Free Minds for Troubled Times: Ancient Advice for the Modern World
By Dr. Katherine Kelaidis, Resident Scholar and Director of Academic Collaborations at the National Hellenic Museum
We live in a world that presents us with many questions. The pandemic, climate change, and civil discord are shaping our conversations and actions. How are we to navigate such a time? Perhaps the best antidote to the uncertainty is a fearless, critical examination of the cosmos; questions are only scary if you dread the asking. Minds that are free to think and question are the minds most able to find answers.
This powerful lesson was first taught 1500 years ago, in the streets and porticos of ancient Athens, where people came to understand freedom—particularly freedom of the mind—to be at the root of human happiness.
As Pericles notes in his famed “funeral oration,” Athenians knew “courage to be the guardian of freedom and freedom to be the root of happiness.” And, as he sat in prison, facing death, Plato reports that Socrates, utterly unrepented, declared, “…the greatest good of man is daily to converse about excellence (ἀρετή), and all that about which you hear me examining myself and others… the unexamined life is not worth living.” With this pronouncement, Socrates articulates a defense of fearless inquiry and freedom of thought and action, beliefs that ground so much of what is best in the history of humankind.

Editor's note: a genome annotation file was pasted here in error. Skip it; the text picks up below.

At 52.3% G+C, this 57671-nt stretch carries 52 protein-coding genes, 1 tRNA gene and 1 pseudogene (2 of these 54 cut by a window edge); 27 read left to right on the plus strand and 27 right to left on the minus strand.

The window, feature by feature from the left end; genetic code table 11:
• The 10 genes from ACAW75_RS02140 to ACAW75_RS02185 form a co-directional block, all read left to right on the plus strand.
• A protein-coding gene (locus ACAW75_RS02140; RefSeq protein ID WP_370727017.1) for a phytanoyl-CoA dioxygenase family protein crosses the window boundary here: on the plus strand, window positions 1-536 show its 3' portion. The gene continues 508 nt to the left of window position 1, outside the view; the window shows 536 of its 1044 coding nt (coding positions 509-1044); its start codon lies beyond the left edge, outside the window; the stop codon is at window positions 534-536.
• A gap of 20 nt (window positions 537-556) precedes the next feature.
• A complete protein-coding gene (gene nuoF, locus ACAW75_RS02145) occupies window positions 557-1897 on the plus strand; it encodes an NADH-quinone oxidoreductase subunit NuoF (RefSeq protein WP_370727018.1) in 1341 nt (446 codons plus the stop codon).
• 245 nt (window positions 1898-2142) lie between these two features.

It is, of course, undeniably true the ancient Greeks did not always live up to their veneration of freedom. After all, Ancient Greece was a slaveholding society, and the women lacked basic civil rights. Socrates himself was executed for asking too many questions and thinking too far outside the prescribed limits, which makes his bold embrace of the principle of free inquiry in the hours before his death even more powerful. And yet, love of freedom formed a core Greek value. It shaped ancient Greek culture, allowed the great flowering of Greek thought, and inspired subsequent generations.
At the National Hellenic Museum, we are custodians of the physical legacy of Greek Americans, the treasures brought across oceans and passed down through generations. But we are also the guardians of an intellectual legacy that extends much further back: the Hellenic legacy of freedom of thought and of inquiry. We share with the world the Greek tradition of asking hard questions and forgoing easy answers, because we know this, as much as photographs and wedding dresses, is a precious heirloom that those who come after us will need.